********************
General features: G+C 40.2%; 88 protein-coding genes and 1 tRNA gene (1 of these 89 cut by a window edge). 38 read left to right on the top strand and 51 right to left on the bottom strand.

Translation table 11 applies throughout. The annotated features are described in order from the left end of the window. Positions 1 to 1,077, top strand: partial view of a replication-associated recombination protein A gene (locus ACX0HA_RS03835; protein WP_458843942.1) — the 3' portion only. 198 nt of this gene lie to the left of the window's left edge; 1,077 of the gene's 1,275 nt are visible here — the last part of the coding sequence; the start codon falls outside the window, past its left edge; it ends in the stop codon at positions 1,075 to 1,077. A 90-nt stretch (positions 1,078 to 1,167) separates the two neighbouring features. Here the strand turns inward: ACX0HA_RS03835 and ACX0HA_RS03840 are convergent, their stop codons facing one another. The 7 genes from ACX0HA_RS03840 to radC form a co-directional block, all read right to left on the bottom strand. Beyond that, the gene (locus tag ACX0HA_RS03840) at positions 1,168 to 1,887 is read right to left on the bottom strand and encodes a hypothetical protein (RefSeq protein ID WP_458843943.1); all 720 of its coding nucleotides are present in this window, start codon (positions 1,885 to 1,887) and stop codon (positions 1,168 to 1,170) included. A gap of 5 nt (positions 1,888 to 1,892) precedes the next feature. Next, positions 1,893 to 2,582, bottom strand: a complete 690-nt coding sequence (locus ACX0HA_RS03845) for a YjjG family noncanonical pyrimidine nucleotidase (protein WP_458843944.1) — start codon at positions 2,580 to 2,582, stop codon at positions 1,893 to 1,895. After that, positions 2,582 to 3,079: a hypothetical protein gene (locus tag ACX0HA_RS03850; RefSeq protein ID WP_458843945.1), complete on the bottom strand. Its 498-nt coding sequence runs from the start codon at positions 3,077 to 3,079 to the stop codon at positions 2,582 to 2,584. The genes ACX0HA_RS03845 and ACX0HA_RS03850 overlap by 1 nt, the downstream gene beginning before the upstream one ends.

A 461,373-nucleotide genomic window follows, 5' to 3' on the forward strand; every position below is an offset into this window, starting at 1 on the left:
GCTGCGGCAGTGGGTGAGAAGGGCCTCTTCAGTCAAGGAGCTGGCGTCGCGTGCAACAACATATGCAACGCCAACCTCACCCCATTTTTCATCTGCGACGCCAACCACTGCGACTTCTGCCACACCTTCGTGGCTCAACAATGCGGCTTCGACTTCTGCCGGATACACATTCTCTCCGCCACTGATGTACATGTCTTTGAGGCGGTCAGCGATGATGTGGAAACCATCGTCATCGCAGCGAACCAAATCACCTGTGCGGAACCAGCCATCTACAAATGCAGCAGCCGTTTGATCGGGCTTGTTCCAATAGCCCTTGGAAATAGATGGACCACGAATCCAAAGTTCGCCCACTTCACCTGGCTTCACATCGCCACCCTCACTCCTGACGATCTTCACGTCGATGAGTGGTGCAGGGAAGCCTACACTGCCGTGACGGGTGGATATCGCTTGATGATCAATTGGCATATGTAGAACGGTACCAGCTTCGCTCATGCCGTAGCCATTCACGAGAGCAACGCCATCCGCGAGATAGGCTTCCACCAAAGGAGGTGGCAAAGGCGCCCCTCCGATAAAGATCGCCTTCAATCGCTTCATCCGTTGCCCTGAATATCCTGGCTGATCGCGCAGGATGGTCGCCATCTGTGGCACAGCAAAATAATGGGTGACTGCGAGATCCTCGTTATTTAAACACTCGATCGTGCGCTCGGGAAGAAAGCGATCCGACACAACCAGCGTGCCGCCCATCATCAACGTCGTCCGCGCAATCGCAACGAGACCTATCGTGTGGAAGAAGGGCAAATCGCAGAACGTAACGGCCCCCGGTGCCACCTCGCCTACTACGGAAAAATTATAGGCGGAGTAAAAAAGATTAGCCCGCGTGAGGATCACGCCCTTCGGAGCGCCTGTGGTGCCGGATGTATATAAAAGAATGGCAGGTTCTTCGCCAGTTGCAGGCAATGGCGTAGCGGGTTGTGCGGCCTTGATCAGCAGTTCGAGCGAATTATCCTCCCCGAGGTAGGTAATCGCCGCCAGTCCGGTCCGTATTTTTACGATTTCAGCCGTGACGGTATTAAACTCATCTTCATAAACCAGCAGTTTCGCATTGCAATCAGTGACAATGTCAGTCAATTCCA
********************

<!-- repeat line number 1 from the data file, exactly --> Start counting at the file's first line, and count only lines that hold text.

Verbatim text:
General features: G+C 40.2%; 88 protein-coding genes and 1 tRNA gene (1 of these 89 cut by a window edge). 38 read left to right on the top strand and 51 right to left on the bottom strand.